# Steam engines in the real world

Reference: Daniel V. Schroeder, An Introduction to Thermal Physics, (Addison-Wesley, 2000) – Problems 4.24 – 4.26.

A steam engine follows the Rankine cycle, in which the work is done on the path in which superheated steam follows an adiabatic path from point 3 to 4 in the diagram, during which its pressure and temperature are reduced back to their lower values in the cycle.

To derive the efficiency, it is assumed that the path 1 to 2 is also adiabatic, so that all the absorbed heat ${Q_{h}}$ occurs along edge 2 to 3, and all expelled heat ${Q_{c}}$ along edge 4 to 1. Since both heat exchanges occur at constant pressure, the heat exchanged is equal to the enthalpy difference between the end points of the corresponding path. It is also assumed that the enthalpies of points 1 and 2 are roughly equal: ${H_{1}\approx H_{2}}$. We then get an efficiency given by

$\displaystyle e=\frac{W}{Q_{h}}=\frac{Q_{h}-Q_{c}}{Q_{h}}\approx1-\frac{H_{4}-H_{1}}{H_{3}-H_{1}} \ \ \ \ \ (1)$

Calculating the enthalpies must be done using steam tables such as Tables 4.1 and 4.2 in Schroeder’s book. ${H_{3}}$ is the enthalpy of superheated steam, and can be read from Table 4.2. ${H_{4}}$ is obtained by using the fact that, since path 3 to 4 is adiabatic, the entropies are equal: ${S_{3}=S_{4}}$. We can read ${S_{3}}$ from Table 4.2 and, since point 4 is a mixture of water and steam at a given pressure and temperature, we can find the proportion ${x}$ of water that gives the same entropy as ${S_{3}}$ by reading from Table 4.1. That is, we solve for ${x}$:

$\displaystyle S_{3}=xS_{water}+\left(1-x\right)S_{steam} \ \ \ \ \ (2)$

We can then find ${H_{4}}$ by using the same proportions:

$\displaystyle H_{4}=xH_{water}+\left(1-x\right)H_{steam} \ \ \ \ \ (3)$

However, suppose path 3 to 4 is not adiabatic; in fact in a real turbine, the entropy tends to increase along this edge, so that ${S_{4}>S_{3}}$. If we know ${S_{4}}$, we can use the same procedure as above to find ${x}$:

$\displaystyle S_{4}=xS_{water}+\left(1-x\right)S_{steam} \ \ \ \ \ (4)$

Since (from Table 4.1) ${S_{water}, we need a mixture with more steam and less water (that is, ${x}$ is smaller than before) to get the increased entropy. In turn, since ${H_{steam}>H_{water}}$, this leads to a higher entropy ${H_{4}}$. Assuming ${H_{1}}$ and ${H_{3}}$ are the same as before, we see from 1 that the efficiency is lower than before.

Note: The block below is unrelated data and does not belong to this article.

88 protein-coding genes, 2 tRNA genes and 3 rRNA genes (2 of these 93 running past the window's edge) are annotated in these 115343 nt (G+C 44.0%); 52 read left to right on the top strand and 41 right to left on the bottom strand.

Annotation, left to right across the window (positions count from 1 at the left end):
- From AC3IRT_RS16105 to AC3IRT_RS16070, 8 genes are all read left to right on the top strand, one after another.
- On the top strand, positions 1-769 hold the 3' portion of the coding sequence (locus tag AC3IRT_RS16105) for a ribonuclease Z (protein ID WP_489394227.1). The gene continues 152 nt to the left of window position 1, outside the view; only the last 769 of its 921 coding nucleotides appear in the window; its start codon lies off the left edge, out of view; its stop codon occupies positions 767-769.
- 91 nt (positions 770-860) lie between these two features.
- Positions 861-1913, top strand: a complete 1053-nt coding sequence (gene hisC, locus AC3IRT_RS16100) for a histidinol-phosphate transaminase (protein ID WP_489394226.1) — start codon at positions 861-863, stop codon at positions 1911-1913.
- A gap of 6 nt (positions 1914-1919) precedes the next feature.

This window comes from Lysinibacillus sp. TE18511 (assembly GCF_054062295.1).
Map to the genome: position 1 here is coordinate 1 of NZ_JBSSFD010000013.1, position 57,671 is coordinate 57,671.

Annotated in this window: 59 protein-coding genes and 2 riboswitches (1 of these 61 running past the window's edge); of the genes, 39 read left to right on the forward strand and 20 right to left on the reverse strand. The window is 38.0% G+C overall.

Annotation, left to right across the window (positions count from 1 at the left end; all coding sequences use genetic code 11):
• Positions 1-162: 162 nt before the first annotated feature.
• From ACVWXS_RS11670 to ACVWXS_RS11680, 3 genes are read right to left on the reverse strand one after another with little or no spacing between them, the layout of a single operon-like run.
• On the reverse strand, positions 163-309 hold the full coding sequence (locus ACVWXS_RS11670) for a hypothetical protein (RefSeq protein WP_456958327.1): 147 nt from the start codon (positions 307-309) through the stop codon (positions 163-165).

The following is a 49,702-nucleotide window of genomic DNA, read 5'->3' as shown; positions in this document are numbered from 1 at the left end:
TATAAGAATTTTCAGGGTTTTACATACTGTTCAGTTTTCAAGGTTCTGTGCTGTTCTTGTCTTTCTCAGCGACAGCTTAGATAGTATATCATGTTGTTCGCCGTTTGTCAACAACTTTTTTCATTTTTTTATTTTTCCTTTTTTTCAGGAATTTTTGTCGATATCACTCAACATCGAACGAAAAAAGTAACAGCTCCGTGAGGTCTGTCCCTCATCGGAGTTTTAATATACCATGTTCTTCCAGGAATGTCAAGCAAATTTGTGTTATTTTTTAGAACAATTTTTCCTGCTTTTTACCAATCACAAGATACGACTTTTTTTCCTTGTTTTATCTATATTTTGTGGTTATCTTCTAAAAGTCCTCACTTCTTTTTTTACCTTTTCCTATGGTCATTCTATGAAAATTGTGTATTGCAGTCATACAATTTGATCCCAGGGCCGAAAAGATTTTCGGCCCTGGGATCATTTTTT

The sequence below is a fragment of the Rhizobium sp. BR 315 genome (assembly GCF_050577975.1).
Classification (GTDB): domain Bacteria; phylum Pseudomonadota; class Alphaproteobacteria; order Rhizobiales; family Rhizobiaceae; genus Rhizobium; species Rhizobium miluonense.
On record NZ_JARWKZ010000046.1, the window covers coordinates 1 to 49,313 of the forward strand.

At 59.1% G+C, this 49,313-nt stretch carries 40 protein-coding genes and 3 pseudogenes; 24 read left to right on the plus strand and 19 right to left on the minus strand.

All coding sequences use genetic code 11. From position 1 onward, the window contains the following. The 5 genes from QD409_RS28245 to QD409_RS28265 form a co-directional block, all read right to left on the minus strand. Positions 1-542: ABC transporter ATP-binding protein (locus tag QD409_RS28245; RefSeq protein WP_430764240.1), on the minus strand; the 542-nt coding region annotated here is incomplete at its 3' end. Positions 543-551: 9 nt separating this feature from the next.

[Of course, the cynics among you will say that this result is obvious from Murphy’s law, in that the real world always makes things worse than they are in theory.]

As another example, suppose we have a real power plant in which the minimum pressure is 0.023 bar, the maximum pressure is 300 bar, and the superheated steam temperature is ${300^{\circ}\mbox{ C}}$ (these are the values used by Schroeder in his example). We can read ${H_{1}=84\mbox{ kJ}}$ and ${H_{3}=3444\mbox{ kJ}}$ from the tables, and calculate ${H_{4}=1824\mbox{ kJ}}$ using the above procedure. If this power plant is to deliver ${10^{9}\mbox{ W}}$ of power then in one second we must produce ${10^{9}\mbox{ J}=10^{6}\mbox{ kJ}}$ so the work done by 1 kg of steam is

$\displaystyle W=Q_{h}-Q_{c}=H_{3}-H_{1}-\left(H_{4}-H_{1}\right)=H_{3}-H_{4}=1620\mbox{ kJ} \ \ \ \ \ (5)$

The mass of steam required to produce ${10^{6}\mbox{ kJ}}$ is therefore

$\displaystyle m=\frac{10^{6}}{1620}=617\mbox{ kg} \ \ \ \ \ (6)$

If we use the more accurate formula for ${Q_{h}=H_{3}-H_{2}}$ that we calculated earlier, we found that ${H_{2}=114\mbox{ kJ}}$, so the work done by 1 kg of steam is

$\displaystyle W=H_{3}-H_{2}-\left(H_{4}-H_{1}\right)=1590\mbox{ kJ} \ \ \ \ \ (7)$

Thus we’d now need

$\displaystyle m=\frac{10^{6}}{1590}=629\mbox{ kg} \ \ \ \ \ (8)$